6. 6. 6Important Enabler:Organic Semiconductors New ways of MicroDrop processing Inkjet printingSoluble Semiconductors Roll to Roll coating
  7. 7. 7Access to Unique Set of Infrastructures and Process Labs High Tech Campus, Eindhoven Life Sciences 8000 m 2 cleanroom facilities O LED Device Processing Materials Analysis Photonics T hin Film cleanroom clean room EMC lab Electronic measurement Reliability lab H olst O ffices Amsterdam Equipment H olst Electronic Engineering R2R lab Prototyping Netherlands Eindhoven Clean room 2 IMEC 4 Office building Clean room 1 Düsseldorf 5200 m2 clean room 1750 m2 class 1 3200 m2 clean room cleanroom 200 mm pilot line 2200 m2 vibration controlled Nano- Cleanroom 300 mm pilot line elektronicalab Continuous operation: 200mm silicium 24hrs / 7 days Aachen Ball room, clean sub-FAB pilootlijn FOUP wafer transport Leuven Belgium IMEC 2 & 3 offices and labs IMEC 1 Main entrance IMECEXPO visitor Cafeteria center Training Offices and labs infrastructure
  8. 8. 8 8Industrial partners from across the value chain
  9. 9. 92. Introduction to OLED
  10. 10. 10OLED BasicsTwo types of OLEDs: cathode Organic layers anodePolymer LED Small molecule LED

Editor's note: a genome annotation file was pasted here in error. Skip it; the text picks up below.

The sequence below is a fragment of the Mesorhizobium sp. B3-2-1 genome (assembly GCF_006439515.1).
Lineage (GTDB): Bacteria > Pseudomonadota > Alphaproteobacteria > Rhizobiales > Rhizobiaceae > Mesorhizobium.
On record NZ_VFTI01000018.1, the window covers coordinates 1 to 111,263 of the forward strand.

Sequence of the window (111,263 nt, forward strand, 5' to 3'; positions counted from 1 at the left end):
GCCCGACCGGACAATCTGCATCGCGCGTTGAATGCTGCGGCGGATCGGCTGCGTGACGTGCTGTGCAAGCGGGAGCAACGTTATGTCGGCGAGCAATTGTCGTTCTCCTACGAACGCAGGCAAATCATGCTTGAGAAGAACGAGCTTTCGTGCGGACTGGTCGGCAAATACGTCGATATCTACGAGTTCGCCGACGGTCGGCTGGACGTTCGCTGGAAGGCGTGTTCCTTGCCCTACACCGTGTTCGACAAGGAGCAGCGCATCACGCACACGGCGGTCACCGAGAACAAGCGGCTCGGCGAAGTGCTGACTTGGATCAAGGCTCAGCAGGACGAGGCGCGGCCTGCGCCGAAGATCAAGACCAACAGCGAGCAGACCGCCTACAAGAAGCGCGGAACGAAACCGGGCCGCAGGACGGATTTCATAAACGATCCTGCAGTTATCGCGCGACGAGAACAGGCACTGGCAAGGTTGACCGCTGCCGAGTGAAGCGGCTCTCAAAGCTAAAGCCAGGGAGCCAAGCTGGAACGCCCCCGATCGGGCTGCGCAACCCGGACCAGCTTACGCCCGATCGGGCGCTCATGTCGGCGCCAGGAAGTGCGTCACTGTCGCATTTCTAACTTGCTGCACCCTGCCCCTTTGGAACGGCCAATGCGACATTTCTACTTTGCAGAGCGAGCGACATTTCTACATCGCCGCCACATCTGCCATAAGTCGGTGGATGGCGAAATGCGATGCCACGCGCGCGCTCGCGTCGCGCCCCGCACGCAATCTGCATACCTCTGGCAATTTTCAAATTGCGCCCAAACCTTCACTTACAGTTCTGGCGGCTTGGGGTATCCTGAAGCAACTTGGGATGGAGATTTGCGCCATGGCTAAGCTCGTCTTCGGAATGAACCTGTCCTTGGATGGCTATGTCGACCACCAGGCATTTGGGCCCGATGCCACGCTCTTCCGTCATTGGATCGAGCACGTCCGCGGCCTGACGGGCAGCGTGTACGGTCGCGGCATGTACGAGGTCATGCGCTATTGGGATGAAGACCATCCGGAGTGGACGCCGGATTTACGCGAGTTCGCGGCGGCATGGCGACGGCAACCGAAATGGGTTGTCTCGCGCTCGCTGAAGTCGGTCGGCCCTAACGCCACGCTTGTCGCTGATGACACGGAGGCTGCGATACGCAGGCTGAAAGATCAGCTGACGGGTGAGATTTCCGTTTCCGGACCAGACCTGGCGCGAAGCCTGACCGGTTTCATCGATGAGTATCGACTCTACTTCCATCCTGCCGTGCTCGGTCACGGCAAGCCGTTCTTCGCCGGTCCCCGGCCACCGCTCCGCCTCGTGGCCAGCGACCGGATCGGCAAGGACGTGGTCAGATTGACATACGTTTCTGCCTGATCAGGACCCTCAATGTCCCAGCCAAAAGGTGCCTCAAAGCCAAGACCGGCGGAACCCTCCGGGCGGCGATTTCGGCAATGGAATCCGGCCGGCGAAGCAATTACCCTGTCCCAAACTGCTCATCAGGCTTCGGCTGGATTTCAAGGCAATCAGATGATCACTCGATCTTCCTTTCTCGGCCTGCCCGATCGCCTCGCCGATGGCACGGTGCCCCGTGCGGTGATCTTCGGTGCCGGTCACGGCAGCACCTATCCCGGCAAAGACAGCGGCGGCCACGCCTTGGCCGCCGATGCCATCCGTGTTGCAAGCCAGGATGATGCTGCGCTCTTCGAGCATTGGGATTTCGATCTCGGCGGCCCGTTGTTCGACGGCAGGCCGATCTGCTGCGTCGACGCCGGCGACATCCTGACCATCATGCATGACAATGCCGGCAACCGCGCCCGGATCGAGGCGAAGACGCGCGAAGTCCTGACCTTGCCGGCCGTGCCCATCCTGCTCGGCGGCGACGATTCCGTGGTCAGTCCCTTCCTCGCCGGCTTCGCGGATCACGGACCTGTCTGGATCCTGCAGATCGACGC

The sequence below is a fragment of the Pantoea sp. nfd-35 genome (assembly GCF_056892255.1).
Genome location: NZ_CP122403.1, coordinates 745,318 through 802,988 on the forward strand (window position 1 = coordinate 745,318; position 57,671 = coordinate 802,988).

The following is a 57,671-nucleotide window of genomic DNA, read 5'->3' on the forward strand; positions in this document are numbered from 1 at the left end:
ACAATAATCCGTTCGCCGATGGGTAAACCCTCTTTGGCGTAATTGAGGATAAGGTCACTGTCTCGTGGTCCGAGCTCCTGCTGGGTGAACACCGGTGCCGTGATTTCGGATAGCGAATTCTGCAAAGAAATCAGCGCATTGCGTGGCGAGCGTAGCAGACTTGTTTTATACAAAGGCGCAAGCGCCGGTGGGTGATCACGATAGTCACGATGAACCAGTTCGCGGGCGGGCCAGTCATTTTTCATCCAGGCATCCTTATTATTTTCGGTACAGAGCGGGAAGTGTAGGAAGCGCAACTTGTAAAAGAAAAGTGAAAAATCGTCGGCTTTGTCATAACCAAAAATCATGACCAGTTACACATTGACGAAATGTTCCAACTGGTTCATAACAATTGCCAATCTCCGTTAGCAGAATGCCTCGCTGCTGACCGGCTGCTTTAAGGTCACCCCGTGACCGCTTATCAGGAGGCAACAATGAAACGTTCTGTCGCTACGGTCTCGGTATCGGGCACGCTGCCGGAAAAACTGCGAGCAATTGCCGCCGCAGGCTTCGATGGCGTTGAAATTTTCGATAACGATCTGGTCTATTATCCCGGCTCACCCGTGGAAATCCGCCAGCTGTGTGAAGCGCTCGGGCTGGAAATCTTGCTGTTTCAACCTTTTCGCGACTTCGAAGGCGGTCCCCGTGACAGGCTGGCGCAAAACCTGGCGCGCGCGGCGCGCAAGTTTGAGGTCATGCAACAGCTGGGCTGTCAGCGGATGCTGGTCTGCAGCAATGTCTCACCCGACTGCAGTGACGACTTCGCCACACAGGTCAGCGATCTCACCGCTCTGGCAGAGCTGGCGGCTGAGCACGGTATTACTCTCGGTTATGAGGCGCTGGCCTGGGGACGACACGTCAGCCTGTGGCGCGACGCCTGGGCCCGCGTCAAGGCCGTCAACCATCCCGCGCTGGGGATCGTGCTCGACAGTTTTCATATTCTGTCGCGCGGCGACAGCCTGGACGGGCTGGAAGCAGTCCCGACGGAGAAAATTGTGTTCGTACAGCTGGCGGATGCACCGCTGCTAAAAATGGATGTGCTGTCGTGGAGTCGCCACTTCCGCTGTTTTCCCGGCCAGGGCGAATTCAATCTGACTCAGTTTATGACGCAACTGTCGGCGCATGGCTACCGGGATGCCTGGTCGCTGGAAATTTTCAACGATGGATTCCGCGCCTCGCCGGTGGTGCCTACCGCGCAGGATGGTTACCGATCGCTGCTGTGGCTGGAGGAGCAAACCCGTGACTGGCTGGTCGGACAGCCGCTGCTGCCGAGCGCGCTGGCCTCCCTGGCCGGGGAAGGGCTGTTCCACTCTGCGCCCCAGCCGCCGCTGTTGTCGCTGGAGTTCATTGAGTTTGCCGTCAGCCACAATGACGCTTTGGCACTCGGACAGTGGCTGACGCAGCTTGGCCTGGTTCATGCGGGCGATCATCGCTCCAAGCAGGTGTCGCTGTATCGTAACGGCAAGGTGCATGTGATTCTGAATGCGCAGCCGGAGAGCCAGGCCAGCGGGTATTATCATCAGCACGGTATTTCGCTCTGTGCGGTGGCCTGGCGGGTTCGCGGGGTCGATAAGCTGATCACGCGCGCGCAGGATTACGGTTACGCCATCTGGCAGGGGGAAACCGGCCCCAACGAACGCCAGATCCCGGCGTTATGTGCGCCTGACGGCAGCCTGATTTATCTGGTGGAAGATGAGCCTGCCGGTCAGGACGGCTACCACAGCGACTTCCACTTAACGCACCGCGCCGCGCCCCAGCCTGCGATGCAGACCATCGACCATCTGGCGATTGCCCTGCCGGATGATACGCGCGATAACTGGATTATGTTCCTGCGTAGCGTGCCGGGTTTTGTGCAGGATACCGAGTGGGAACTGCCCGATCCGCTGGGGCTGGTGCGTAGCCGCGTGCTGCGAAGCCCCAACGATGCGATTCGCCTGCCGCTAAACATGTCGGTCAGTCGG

11. 11. 11OLED: Electroluminescence (Fluorescent emitter) Typical Light Emitting Polymers: PPV (polyphenylene vinylene) PF (polyfluorene)
  12. 12. 12OLED: Injection scheme SrO BaO Cs LiF GdB6 2 Work function (eV) Ba Li,K Ca TiN 3 Mg Hf 4 In 4 Al Ag 5 PEDOTNi Au ITO Pt Se TiO2 6 High workfunction Low workfunction anode materials cathode materials
  13. 13. 13IVL• Vbi ~Vturnon 10000 BL102• Dependent on band gap material 1000• Dependent on work function 100 10 difference of the contacts J (A/m ) 2 1 0.1• Blue and white 5-10 lum/W 0.01 1E-3• Record: 100 lum/W 1E-4 -2 0 2 4 6 8 Bias (V) 2 BL102 Ba/Al LUMOPF (2.2 eV) (2.7 eV) PEDOT: Efficacy (lm/W) 1 PSS HOMOHT (5.2 eV) (5.1 eV) 0 -2 0 2 4 6 8 Energies with respect to the vacuum Bias (V) level
  14. 14. 14Possibilities to prevent voltage drop• Metal grid 12x6 cm2 top emission white OLED on SS12x12 cm2 top emission white OLED on SS
  15. 15. 15Application in OLED144 cm2 white PLED without ITO using high conductivity PEDOT withAg printed shunting lines (submitted for SPIE 2009)
  16. 16. 163. Applications for OLEDs
  17. 17. 17OLED Applications & Expectations Signaling Signage Lighting Displays
  18. 18. 18 But also:Company logo Automotive Healthcare Add-VisionAdvertising Automotive